“The current SAA board don’t look like they are going to place the business into rescue,” he says. Under business rescue, Myeni would lose all her power and the business rescue practitioner would become a “super-CEO [chief executive]”. The nonexecutive board members would also be rendered powerless. Specific functions can be delegated to directors, but the practitioner decides on this.
The business rescue expert says the appointment of a practitioner would be “hugely politically fraught” and a team of practitioners would probably be needed to turn SAA around.
He says several unprofitable routes need to be shut down, but the cutbacks would have to be gradual and not done overnight. Although the practitioners wouldn’t have to answer to the treasury, they would be “foolish” not to engage with it extensively, he says. “You need working capital to run a business like SAA.”
This week, the airline hit the headlines again after a tender for R16-billion in loan funds was published in the weekend papers.
Tlali says SAA was “courteous” in making the treasury aware of its intentions. “There is no requirement for approval by the shareholder, as this is not a new debt,” he says.
The Democratic Alliance’s deputy spokesperson on finance, Alf Lees, has written to the chair of the parliamentary standing committee of finance, Yunus Carrim, requesting an emergency meeting with SAA.
Lees wants SAA to be placed in business rescue. “The botched attempt to restructure funding through BnP Capital, with its outrageous R49.9-million [fee], seems to have been the only other attempt to find alternative funding,” Lees says.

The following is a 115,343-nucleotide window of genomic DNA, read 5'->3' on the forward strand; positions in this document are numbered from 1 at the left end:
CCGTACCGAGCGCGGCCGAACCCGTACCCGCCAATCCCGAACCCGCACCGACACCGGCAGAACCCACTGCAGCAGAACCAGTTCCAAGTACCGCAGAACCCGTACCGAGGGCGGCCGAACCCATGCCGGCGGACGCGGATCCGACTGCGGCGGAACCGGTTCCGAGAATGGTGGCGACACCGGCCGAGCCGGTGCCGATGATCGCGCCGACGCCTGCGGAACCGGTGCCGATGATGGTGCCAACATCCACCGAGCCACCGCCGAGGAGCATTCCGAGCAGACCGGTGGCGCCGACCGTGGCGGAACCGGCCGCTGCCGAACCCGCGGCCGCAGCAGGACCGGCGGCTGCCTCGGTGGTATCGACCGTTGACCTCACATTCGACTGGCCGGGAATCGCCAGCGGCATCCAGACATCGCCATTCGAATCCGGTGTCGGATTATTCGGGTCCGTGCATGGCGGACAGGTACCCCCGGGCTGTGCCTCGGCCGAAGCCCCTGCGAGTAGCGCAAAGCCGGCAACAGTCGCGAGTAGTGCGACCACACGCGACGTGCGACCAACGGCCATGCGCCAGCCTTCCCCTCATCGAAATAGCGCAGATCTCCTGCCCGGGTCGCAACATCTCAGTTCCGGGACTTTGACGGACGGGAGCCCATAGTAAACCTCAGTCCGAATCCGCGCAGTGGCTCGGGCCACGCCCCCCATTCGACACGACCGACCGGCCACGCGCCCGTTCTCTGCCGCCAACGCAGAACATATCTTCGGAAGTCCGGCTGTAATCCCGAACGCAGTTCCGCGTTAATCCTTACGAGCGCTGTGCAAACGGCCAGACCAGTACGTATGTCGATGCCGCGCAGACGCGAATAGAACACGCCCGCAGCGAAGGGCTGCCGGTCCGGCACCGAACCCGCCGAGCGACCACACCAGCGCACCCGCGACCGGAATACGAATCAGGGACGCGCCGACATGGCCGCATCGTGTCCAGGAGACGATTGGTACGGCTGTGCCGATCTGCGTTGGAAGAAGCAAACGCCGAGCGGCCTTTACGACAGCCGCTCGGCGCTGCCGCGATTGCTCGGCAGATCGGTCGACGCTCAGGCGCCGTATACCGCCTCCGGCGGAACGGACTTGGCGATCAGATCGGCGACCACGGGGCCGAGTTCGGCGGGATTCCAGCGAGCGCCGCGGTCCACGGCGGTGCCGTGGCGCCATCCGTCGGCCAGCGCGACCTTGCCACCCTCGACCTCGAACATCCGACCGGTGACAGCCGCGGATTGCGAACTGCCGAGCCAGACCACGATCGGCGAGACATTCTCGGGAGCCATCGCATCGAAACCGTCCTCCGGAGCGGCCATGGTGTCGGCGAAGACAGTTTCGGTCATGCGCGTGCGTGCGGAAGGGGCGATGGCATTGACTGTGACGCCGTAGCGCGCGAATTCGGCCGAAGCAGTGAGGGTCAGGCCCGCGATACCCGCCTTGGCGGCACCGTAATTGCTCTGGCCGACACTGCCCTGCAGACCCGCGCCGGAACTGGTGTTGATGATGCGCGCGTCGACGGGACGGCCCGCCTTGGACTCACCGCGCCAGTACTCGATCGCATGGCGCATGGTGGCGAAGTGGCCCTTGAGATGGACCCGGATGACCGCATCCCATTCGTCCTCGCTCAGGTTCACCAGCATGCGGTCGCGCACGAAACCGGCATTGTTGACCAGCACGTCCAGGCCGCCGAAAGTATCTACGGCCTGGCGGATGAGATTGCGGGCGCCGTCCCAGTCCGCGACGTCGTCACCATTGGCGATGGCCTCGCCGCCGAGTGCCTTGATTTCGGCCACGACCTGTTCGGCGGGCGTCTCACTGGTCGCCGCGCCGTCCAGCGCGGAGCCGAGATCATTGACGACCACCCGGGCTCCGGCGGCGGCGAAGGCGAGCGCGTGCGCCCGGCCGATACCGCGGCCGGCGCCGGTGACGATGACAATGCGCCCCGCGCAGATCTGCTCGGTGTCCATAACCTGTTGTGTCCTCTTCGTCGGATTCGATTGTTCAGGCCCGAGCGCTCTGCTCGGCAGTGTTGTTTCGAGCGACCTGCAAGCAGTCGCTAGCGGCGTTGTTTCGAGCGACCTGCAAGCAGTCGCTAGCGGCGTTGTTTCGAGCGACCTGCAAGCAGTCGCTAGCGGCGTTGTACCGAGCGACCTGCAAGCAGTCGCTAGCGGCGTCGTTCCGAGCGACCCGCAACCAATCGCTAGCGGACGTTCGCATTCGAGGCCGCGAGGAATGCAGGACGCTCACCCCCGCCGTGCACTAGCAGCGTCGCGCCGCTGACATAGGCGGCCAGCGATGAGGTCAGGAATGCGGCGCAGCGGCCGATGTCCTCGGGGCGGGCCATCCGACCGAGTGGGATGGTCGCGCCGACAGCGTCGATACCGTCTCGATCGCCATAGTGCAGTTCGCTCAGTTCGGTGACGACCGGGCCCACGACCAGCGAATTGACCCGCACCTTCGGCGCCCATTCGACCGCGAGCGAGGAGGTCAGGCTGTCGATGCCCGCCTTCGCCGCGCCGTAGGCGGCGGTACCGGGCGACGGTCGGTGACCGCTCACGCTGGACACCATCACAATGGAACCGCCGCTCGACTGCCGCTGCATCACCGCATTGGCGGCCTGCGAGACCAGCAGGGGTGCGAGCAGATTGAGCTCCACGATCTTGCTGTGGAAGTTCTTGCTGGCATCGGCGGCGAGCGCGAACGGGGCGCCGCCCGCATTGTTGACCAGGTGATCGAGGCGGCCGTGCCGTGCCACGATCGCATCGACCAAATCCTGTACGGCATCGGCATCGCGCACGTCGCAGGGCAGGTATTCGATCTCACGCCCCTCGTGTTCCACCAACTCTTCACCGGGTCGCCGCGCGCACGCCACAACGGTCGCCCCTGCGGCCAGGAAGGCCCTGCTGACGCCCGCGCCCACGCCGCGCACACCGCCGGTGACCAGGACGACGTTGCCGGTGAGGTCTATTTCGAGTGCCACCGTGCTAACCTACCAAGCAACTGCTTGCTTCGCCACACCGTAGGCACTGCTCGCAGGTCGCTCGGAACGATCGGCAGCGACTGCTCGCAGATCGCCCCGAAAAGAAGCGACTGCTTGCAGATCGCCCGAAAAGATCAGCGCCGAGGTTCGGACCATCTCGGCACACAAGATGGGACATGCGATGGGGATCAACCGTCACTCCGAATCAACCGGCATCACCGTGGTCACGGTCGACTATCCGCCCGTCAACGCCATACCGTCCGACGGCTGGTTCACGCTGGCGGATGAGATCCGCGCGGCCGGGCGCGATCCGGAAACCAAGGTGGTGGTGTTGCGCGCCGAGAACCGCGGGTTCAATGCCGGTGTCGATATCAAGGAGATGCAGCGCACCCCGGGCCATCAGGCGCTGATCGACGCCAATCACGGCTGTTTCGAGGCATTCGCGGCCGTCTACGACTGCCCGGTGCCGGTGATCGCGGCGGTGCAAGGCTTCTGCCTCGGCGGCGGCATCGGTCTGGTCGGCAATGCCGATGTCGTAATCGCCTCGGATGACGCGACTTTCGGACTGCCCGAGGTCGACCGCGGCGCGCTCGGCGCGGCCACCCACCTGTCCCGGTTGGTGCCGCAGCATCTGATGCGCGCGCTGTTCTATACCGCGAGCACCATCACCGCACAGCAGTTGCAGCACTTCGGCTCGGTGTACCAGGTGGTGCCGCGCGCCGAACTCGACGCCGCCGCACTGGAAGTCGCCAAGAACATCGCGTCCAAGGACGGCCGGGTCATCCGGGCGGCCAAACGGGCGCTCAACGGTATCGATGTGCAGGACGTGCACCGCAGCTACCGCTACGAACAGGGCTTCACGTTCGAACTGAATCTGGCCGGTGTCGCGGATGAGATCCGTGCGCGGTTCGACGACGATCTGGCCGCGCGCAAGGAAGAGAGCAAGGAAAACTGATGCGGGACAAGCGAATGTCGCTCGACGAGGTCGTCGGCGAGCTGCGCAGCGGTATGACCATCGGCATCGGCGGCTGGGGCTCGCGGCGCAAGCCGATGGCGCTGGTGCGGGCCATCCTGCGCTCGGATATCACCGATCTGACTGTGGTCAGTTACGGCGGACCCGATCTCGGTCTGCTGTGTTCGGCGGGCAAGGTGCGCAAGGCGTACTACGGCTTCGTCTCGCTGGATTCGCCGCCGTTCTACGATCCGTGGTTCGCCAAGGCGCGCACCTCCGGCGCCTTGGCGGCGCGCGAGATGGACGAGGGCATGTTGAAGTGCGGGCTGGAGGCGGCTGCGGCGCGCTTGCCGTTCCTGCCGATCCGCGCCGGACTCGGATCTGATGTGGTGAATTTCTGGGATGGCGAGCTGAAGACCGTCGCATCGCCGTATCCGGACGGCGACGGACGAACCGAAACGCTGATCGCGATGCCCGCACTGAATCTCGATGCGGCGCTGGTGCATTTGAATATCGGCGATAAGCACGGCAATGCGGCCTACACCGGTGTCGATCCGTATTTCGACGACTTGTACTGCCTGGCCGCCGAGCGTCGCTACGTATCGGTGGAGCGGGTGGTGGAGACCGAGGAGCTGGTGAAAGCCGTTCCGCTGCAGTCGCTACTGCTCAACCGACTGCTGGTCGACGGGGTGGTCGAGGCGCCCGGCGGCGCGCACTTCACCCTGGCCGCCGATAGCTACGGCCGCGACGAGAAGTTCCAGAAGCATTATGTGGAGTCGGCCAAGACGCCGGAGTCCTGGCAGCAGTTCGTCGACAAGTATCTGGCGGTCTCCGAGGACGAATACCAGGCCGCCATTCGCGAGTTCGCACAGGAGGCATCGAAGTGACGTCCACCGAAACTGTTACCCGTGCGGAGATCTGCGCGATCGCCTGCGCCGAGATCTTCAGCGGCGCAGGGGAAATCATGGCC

The Organisation Undoing Tax Abuse (Outa) won a legal victory against SAA when it stopped the BnP Capital deal, which was for a transaction adviser and funder for the refinancing of SAA’s R15-billion debt.
Ivan Herselman, Outa’s legal director, says he believes the SAA directors would be found to be delinquent.
Concerning to the SAA debt, Lees says the R250-million SAA owes Standard Bank is clearly just the tip of the iceberg, as much of the balance of the loans taken against the R15-billion state guarantees are also likely to be reaching maturity and will require repayment in the normal course of business.
Two weeks ago, Hong Kong’s tax authorities threatened to ground SAA if the airline did not provide financial statements by September 6.
SAA has a daily flight to Hong Kong, which is a very profitable route as it also connects to Latin America and mainland China.
Tlali insists the matter is receiving attention and it is “extremely unlikely” that there will be a service interruption on the route.